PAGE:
A recent meta-analysis of three large clinical trials, including 34,322 patients (60.2% with established CVD), found that SGLT2 inhibitors reduced major adverse CV events by 11% (HR, 0.89; 95% CI, 0.83 to 0.96), and the risk of CV death or hospitalization for HF by 23% (HR, 0.77; 95% CI, 0.71 to 0.84) [92]. Real-world studies, such as Comparative Effectiveness of Cardiovascular Outcomes in New Users of SGLT2 Inhibitors (CVD-REAL) reported that SGLT2 inhibitors, versus other glucose-lowering drugs, result in a 39% risk reduction in HF hospitalization (HR, 0.61; 95% CI, 0.51 to 0.73) and 51% risk reduction in mortality (HR, 0.49; 95% CI, 0.41 to 0.57) [93]. Similarly, the Non-interventional Study on the Effectiveness and Safety of Empagliflozin Compared With DPP-4 Inhibitors in Patients With Type 2 Diabetes in the United States (EM-PRISE) trial found that empagliflozin, compared to sitagliptin, significantly reduced HF hospitalizations (HR, 0.50; 95% CI, 0.28 to 0.91) [94]. These results reinforce the CV benefits of SGLT2 inhibitors in practice-based settings.
SGLT2 inhibitors are the first class of glucose-lowering agents demonstrated to reduce the risk of HF hospitalization in patients with T2DM and subsequent trials were designed to assess their effectiveness as a HF therapy, regardless of whether T2DM was present. In the Dapagliflozin in Patients with Heart Failure and Reduced Ejection Fraction (DAPA-HF) trial [8], 4,744 patients without or without T2DM with NYHA Class II-IV HF and ejection fraction ≤40% were randomized to receive dapagliflozin or placebo in addition to recommended HF therapy [8]. After a median of 1.5 years, treatment with dapagliflozin resulted in a 26% risk reduction in HF hospitalization or CV death (HR, 0.74; 95% CI, 0.65 to 0.85). Benefits of dapagliflozin were similar in patients with and without T2DM. The frequency of adverse events related to volume depletion, renal dysfunction, and hypoglycemia did not differ between treatment groups [8]. In the Empagliflozin Outcome Trial in Patients with Chronic Heart Failure and a Reduced Ejection Fraction (EMPEROR-Reduced), 3,730 symptomatic HFrEF patients were assigned to received either empagliflozin or placebo, in addition to standard therapy. During a median follow-up of 16 months, the primary outcome of CV death and HF hospitalization was reduced by 25% in the empagliflozin group (HR, 0.75; 95% CI, 0.65 to 0.86) and the effect of the SGLT2 inhibitor was present regardless of the presence or absence of T2DM. A subsequent prespecified meta-analysis of the results from DAPA-HF and EMPEROR-Reduced in which the effects of SGLT2 inhibition on mortality were assessed showed that among 8,474 patients combined from trials, treatment with an SGLT2 inhibitor significantly reduced all-cause and CV mortality [95].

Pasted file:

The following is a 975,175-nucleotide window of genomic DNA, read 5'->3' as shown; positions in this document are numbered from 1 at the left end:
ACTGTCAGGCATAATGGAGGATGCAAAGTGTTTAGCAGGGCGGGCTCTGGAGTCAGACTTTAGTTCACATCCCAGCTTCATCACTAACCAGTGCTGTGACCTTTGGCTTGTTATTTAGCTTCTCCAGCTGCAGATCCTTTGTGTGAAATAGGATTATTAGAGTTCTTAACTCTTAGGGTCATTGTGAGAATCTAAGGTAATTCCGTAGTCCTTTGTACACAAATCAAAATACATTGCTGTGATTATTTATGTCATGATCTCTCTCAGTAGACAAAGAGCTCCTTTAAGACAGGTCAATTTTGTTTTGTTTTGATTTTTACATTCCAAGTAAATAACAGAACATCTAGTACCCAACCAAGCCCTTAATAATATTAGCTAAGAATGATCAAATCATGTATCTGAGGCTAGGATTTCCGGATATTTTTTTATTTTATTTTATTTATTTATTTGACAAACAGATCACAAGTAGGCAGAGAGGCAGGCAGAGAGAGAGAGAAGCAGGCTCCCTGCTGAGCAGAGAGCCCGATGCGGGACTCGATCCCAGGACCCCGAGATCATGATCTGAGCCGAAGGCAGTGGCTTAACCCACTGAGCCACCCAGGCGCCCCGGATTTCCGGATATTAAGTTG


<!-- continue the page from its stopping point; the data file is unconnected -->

Impaired renal function is common in patients with HF and 32% have CKD as defined as eGFR <60 mL/min/1.73 m2. When present, CKD or worsening renal function is associated with increased mortality [96]. Several studies have examined the effect of SGLT2 inhibitors on renal function. In the CREDENCE trial, treatment with canagliflozin was associated with a significant reduction in the primary composite outcome of development of end-stage kidney disease, doubling of serum creatinine level, or death from renal or CV causes (HR, 0.70; 95% CI, 0.59 to 0.82) [88]. In the DAPA-HF trial, compared with placebo treatment with dapagliflozin reduced the rate of decline in eGFR between day 14 and 720 (-2.87 mL/min/1.73 m2 vs. -1.09 mL/min/1.72 m2, P<0.001) [97]. Similarly, in the EMPEROR-Reduced trial, the rate of decline in eGFR over the duration study was slower in the empagliflozin group than in the placebo group (-0.55 mL/min/1.73 m2/year vs. -2.28 mL/min/1.73 m2/year; 95% CI, 1.10 to 2.37) [98].
The potential mechanisms by which SGLT2 inhibitors improve CV outcomes are undergoing investigation [99]. The early and significant reduction in HF hospitalizations produced by SGLT2 inhibitors suggest that the predominant mechanism may be related to their hemodynamic effects. SGLT2 inhibitors act in the proximal tubule to inhibit Na+ reabsorption resulting in osmotic diuresis, leading to reduced ventricular filling pressure, and cardiac workload [100]. SGLT2 inhibitors may also improve CV function due to a shift in myocardial fuel energetics. Under normal physiological conditions, 70% cardiac energy is derived from mitochondrial oxidation of free fatty acids (FFAs) [101]. In T2DM, as a result of peripheral insulin resistance, FFA oxidation markedly increases resulting in oxidative stress and cardiac lipotoxicity [102]. SGLT2 inhibitors increase hepatic synthesis and decrease the urinary excretion of ketones producing a mild, but persistent, hyperketonemia [103]. Under these conditions, beta-hydroxybutyrate is freely taken up by the heart and kidney and oxidized in preference to FFAs and glucose, producing fuel more efficiently. As noted earlier, sotagliflozin is a combined SGLT1 and SGLT2 inhibitor. The SGLT1 is found in nephrons, heart, skeletal muscle and small intestine, where it is the primary mediator for glucose reabsorption. Additional clinical benefits conferred by the addition of SGLT1 inhibition are uncertain at present, as head-to-head comparison between combined SGLT and SGLT2 inhibition alone have not been performed.